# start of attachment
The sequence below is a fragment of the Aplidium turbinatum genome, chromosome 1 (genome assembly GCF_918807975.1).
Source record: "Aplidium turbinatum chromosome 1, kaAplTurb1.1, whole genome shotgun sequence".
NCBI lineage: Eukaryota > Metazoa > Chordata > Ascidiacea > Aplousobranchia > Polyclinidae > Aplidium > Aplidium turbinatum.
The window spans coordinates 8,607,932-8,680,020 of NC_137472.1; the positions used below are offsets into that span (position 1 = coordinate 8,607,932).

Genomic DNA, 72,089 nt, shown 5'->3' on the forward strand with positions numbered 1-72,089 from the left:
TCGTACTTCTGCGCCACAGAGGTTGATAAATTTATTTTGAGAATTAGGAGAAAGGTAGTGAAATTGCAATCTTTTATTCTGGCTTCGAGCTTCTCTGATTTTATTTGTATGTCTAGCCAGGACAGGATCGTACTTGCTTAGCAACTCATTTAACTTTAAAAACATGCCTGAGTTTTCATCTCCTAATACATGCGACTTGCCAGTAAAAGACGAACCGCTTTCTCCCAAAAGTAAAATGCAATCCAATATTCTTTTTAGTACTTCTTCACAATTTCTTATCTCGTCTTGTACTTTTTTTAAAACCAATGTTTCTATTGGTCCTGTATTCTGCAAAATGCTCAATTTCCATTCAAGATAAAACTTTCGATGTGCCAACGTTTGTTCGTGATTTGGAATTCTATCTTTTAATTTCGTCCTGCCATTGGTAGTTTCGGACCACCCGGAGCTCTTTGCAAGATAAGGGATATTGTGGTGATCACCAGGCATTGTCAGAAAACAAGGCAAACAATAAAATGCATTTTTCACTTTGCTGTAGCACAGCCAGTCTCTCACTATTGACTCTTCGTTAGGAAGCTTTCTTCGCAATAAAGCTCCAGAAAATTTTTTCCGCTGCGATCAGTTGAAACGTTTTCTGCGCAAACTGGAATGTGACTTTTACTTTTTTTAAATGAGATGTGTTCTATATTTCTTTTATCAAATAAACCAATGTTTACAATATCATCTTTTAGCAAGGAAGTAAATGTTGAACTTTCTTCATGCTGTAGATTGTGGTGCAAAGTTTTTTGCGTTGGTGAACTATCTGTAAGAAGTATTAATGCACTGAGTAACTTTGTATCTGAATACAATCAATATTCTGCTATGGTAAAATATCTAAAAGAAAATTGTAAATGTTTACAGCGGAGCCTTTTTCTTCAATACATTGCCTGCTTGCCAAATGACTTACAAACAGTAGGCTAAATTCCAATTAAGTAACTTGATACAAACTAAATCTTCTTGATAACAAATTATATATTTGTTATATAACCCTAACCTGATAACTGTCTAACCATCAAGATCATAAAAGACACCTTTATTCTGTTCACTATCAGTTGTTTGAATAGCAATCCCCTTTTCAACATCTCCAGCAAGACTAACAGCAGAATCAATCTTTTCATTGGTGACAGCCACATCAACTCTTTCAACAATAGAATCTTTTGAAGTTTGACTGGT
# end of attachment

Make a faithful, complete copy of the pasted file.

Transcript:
The sequence below is a fragment of the Aplidium turbinatum genome, chromosome 1 (genome assembly GCF_918807975.1).
Source record: "Aplidium turbinatum chromosome 1, kaAplTurb1.1, whole genome shotgun sequence".
NCBI lineage: Eukaryota > Metazoa > Chordata > Ascidiacea > Aplousobranchia > Polyclinidae > Aplidium > Aplidium turbinatum.
The window spans coordinates 8,607,932-8,680,020 of NC_137472.1; the positions used below are offsets into that span (position 1 = coordinate 8,607,932).

Genomic DNA, 72,089 nt, shown 5'->3' on the forward strand with positions numbered 1-72,089 from the left:
TCGTACTTCTGCGCCACAGAGGTTGATAAATTTATTTTGAGAATTAGGAGAAAGGTAGTGAAATTGCAATCTTTTATTCTGGCTTCGAGCTTCTCTGATTTTATTTGTATGTCTAGCCAGGACAGGATCGTACTTGCTTAGCAACTCATTTAACTTTAAAAACATGCCTGAGTTTTCATCTCCTAATACATGCGACTTGCCAGTAAAAGACGAACCGCTTTCTCCCAAAAGTAAAATGCAATCCAATATTCTTTTTAGTACTTCTTCACAATTTCTTATCTCGTCTTGTACTTTTTTTAAAACCAATGTTTCTATTGGTCCTGTATTCTGCAAAATGCTCAATTTCCATTCAAGATAAAACTTTCGATGTGCCAACGTTTGTTCGTGATTTGGAATTCTATCTTTTAATTTCGTCCTGCCATTGGTAGTTTCGGACCACCCGGAGCTCTTTGCAAGATAAGGGATATTGTGGTGATCACCAGGCATTGTCAGAAAACAAGGCAAACAATAAAATGCATTTTTCACTTTGCTGTAGCACAGCCAGTCTCTCACTATTGACTCTTCGTTAGGAAGCTTTCTTCGCAATAAAGCTCCAGAAAATTTTTTCCGCTGCGATCAGTTGAAACGTTTTCTGCGCAAACTGGAATGTGACTTTTACTTTTTTTAAATGAGATGTGTTCTATATTTCTTTTATCAAATAAACCAATGTTTACAATATCATCTTTTAGCAAGGAAGTAAATGTTGAACTTTCTTCATGCTGTAGATTGTGGTGCAAAGTTTTTTGCGTTGGTGAACTATCTGTAAGAAGTATTAATGCACTGAGTAACTTTGTATCTGAATACAATCAATATTCTGCTATGGTAAAATATCTAAAAGAAAATTGTAAATGTTTACAGCGGAGCCTTTTTCTTCAATACATTGCCTGCTTGCCAAATGACTTACAAACAGTAGGCTAAATTCCAATTAAGTAACTTGATACAAACTAAATCTTCTTGATAACAAATTATATATTTGTTATATAACCCTAACCTGATAACTGTCTAACCATCAAGATCATAAAAGACACCTTTATTCTGTTCACTATCAGTTGTTTGAATAGCAATCCCCTTTTCAACATCTCCAGCAAGACTAACAGCAGAATCAATCTTTTCATTGGTGACAGCCACATCAACTCTTTCAACAATAGAATCTTTTGAAGTTTGACTGGT